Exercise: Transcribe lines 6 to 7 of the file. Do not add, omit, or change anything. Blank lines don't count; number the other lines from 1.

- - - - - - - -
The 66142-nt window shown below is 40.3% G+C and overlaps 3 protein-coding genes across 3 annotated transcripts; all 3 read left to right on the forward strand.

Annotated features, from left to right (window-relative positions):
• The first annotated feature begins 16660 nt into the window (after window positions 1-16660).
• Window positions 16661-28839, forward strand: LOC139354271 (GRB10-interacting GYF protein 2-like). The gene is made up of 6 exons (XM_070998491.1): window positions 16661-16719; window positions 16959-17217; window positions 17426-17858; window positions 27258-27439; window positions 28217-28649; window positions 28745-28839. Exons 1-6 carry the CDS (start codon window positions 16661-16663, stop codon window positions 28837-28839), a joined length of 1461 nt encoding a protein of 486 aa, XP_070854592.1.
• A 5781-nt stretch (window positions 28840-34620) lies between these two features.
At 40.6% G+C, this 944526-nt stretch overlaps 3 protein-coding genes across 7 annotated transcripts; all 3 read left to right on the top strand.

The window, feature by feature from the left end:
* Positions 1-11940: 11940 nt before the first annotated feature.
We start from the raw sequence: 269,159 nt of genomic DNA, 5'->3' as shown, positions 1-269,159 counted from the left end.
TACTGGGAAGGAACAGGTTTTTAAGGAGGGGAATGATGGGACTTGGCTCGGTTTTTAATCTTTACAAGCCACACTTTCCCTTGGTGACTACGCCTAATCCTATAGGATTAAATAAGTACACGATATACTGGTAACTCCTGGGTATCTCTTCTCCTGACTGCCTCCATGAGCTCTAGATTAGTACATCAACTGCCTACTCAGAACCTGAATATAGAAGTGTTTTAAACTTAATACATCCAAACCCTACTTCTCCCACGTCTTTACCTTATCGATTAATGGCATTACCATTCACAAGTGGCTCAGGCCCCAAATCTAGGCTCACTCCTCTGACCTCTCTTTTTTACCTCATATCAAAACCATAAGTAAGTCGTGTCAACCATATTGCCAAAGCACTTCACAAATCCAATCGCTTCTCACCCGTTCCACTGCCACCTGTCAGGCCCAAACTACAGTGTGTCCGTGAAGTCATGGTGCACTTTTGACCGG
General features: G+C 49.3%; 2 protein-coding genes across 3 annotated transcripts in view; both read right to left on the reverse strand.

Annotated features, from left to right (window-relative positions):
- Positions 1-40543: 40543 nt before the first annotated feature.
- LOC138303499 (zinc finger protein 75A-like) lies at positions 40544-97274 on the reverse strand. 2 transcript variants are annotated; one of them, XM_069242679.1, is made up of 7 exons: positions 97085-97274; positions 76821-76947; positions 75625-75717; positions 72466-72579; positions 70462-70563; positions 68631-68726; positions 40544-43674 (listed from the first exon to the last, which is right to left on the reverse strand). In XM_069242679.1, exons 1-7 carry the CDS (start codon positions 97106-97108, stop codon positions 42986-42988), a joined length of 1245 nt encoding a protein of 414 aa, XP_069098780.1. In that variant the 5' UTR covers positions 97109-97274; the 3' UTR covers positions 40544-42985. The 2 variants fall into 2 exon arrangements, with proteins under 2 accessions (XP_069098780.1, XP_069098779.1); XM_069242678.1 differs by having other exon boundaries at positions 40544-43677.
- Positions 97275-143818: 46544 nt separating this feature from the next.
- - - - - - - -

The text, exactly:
At 40.6% G+C, this 944526-nt stretch overlaps 3 protein-coding genes across 7 annotated transcripts; all 3 read left to right on the top strand.

The window, feature by feature from the left end: